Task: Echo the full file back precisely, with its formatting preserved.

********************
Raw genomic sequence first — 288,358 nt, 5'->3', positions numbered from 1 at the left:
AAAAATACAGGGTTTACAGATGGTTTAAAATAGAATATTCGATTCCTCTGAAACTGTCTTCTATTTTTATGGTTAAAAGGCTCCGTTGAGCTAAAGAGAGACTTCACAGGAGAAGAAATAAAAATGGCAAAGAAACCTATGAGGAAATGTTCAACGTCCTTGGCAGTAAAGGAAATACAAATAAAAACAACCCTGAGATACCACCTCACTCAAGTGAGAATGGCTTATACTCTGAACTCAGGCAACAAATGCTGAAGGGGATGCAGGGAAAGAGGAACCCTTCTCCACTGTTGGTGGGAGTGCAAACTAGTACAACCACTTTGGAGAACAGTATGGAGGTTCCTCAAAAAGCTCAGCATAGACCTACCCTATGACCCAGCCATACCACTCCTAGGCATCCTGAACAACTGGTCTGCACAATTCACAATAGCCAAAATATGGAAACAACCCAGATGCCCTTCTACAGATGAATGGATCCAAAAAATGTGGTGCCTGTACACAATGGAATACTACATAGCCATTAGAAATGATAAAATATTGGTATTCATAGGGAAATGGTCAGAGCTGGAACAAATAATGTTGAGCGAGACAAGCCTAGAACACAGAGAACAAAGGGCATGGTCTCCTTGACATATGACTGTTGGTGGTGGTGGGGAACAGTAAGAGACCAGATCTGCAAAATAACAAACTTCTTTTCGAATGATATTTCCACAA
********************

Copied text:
Raw genomic sequence first — 288,358 nt, 5'->3', positions numbered from 1 at the left:
AAAAATACAGGGTTTACAGATGGTTTAAAATAGAATATTCGATTCCTCTGAAACTGTCTTCTATTTTTATGGTTAAAAGGCTCCGTTGAGCTAAAGAGAGACTTCACAGGAGAAGAAATAAAAATGGCAAAGAAACCTATGAGGAAATGTTCAACGTCCTTGGCAGTAAAGGAAATACAAATAAAAACAACCCTGAGATACCACCTCACTCAAGTGAGAATGGCTTATACTCTGAACTCAGGCAACAAATGCTGAAGGGGATGCAGGGAAAGAGGAACCCTTCTCCACTGTTGGTGGGAGTGCAAACTAGTACAACCACTTTGGAGAACAGTATGGAGGTTCCTCAAAAAGCTCAGCATAGACCTACCCTATGACCCAGCCATACCACTCCTAGGCATCCTGAACAACTGGTCTGCACAATTCACAATAGCCAAAATATGGAAACAACCCAGATGCCCTTCTACAGATGAATGGATCCAAAAAATGTGGTGCCTGTACACAATGGAATACTACATAGCCATTAGAAATGATAAAATATTGGTATTCATAGGGAAATGGTCAGAGCTGGAACAAATAATGTTGAGCGAGACAAGCCTAGAACACAGAGAACAAAGGGCATGGTCTCCTTGACATATGACTGTTGGTGGTGGTGGGGAACAGTAAGAGACCAGATCTGCAAAATAACAAACTTCTTTTCGAATGATATTTCCACAA